Serum TSH improved in the carbimazole treated group at 6 months (median of 1.1 versus 0.33 mU/L, P = 0.0008). Serum FT4 also improved after treatment with carbimazole but did not reach statistically significance (from a median of 13 to 11.5 pmol/L).

We did not find any significant difference in the levels of CRP, Lp-PLA2, NLR and MLR between carbimazole and placebo groups (Table 1). There was also no statistical difference in the above parameters if we compared the change or difference between two visits (visit 2 and visit 0 levels) in both groups.

Table 1.
Click to view
Table 1. Comparisons Between SH Patients on Carbimazole and Placebo at Baseline and at 6 Months

We report for the first time that inflammatory markers, including well known marker (CRP) and the newer markers such as Lp-PLA2, NLR and MLR are not affected in our small cohort of SH subjects. The above mentioned inflammatory markers did not change significantly in the carbimazole treated group compared to the placebo group at 6 months despite the former group achieving euthyroid state with normalization of serum TSH.

Few studies have evaluated serum CRP levels in hyperthyroidism. Only one study reported higher CRP in 250 hyperthyroid subjects compared to controls but the same study reported much higher CRP levels in hypothyroid subjects [10]. Two studies evaluated CRP levels in SH subjects and both reported no change in CRP levels compared to euthyroid group [11, 12]. Bilgir et al also evaluated CRP levels 3 months after treatment with propyl thiouracil and reported no significant change in CRP levels after using anti-thyroid drug [11]. In our study, we also found no significant change in CRP levels after carbimazole suggesting absence of inflammatory state in SH.

There are no previous studies on Lp-PLA2 in SH or overt hyperthyroidism. Even though this novel inflammatory marker has been shown to be an independent vascular marker, we did not find any difference in their levels after carbimazole.

Similarly, there are no previous studies evaluating NLR and MLR in SH. One study studied NLR in subjects with hyperthyroidism due to Graves’ disease and reported low NLR in Graves’ disease subjects compared to controls [13]. However, in our study, all SH subjects had nodular goiter rather than due to Graves’ disease and even in this group, we did not find any significant change in NLR or MLR. Hence, these results again suggest lack of chronic inflammatory state in SH.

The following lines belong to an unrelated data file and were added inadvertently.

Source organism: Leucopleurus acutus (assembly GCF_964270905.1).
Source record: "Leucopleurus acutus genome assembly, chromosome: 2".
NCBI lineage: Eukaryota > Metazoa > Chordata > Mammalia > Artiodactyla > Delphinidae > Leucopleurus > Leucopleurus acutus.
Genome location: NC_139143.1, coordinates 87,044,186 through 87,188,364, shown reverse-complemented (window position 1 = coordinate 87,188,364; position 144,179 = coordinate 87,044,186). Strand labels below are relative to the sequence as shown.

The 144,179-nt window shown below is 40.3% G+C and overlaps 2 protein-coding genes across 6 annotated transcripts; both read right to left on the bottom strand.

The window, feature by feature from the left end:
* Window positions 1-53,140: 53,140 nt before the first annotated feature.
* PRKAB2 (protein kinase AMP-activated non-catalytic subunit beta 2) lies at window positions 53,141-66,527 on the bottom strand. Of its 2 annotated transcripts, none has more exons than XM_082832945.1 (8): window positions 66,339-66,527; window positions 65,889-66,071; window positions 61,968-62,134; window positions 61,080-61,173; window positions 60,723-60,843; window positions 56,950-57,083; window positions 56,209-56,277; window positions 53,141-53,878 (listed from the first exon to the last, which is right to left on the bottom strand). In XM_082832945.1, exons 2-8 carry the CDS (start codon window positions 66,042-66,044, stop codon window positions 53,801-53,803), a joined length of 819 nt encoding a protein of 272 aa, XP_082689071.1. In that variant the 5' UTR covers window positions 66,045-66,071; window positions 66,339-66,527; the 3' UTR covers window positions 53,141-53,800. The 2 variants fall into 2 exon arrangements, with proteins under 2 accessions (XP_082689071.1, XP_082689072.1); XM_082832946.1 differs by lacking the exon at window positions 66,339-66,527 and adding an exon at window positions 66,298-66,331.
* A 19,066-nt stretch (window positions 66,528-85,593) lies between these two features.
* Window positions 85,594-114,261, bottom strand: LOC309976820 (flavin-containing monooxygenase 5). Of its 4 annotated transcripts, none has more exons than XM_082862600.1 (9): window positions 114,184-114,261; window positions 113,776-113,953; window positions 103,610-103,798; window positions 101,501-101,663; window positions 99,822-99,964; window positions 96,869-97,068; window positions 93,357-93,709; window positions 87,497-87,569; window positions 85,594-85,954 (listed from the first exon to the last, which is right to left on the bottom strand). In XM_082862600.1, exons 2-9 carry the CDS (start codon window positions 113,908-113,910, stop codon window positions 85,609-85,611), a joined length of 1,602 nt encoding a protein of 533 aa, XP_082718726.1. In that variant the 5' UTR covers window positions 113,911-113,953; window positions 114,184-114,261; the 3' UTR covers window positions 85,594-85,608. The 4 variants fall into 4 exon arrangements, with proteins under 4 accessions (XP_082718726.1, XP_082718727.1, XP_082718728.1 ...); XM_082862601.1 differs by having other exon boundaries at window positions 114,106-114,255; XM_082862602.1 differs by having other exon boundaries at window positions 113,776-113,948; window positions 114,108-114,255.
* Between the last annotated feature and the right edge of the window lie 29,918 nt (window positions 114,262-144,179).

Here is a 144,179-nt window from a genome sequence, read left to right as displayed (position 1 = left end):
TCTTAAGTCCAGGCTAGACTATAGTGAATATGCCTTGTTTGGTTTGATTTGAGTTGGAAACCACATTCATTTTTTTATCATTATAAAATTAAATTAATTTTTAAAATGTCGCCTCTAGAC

The strengths of this study include evaluation of four different inflammatory markers in SH subjects using randomized placebo-controlled model. The disadvantage of this study includes smaller number of SH subjects mainly due to difficulty in recruitment and studying few SH subjects with established cardiovascular risks.

From the clinical perspective, current guidelines advocate treatment for older subjects with grade 2 SH (TSH < 0.1 mU/L) due to associated morbidities such as atrial fibrillation and selected symptomatic younger SH subjects based on observational studies [14, 15]. As of now, randomized controlled trials (RCTs) showing cardiovascular benefit with treatment of SH is lacking. Hence, we studied whether treating SH improves the inflammatory markers. However, we could not prove existence of chronic inflammation in small number of SH subjects in our study.


There is no evidence of chronic inflammation in our small cohort of SH subjects. Our finding needs to be confirmed in future studies with larger number of SH subjects.


We thank all clinicians in the Department of Endocrinology, Tan Tock Seng Hospital who have provided their patients and help in the recruitment of study participants.

Financial Disclosure

National Healthcare Group-Small Innovative Grant, SIG/12011.

Conflict of Interest

None to declare.

Informed Consent

All subjects gave their written informed consent and local ethics committee approved the study (National Health Group Domain Specific Review Board; NHG DSRB Ref: 2011/02144). The protocol was registered retrospectively on March 4, 2020 in ISRCTN registry with study ID ISRCTN13184358.

Author Contributions

SAKKAS was the principal investigator and the recipient of the NHG-KTPH grant for this study, involved in all aspects of the study including obtaining local ethics approval, recruitment, conducting, data collection, analyzing the data and writing up the manuscript. HLJ was the research nurse involved in recruiting, conduct of the study and data entry. AWKT and LHL were involved in recruitment, contributing their own patients for the study, analyzing the results and writing up manuscript. All authors have read and approved the manuscript.

Data Availability

The data that support the findings of this study and the protocol are available on request from the corresponding author.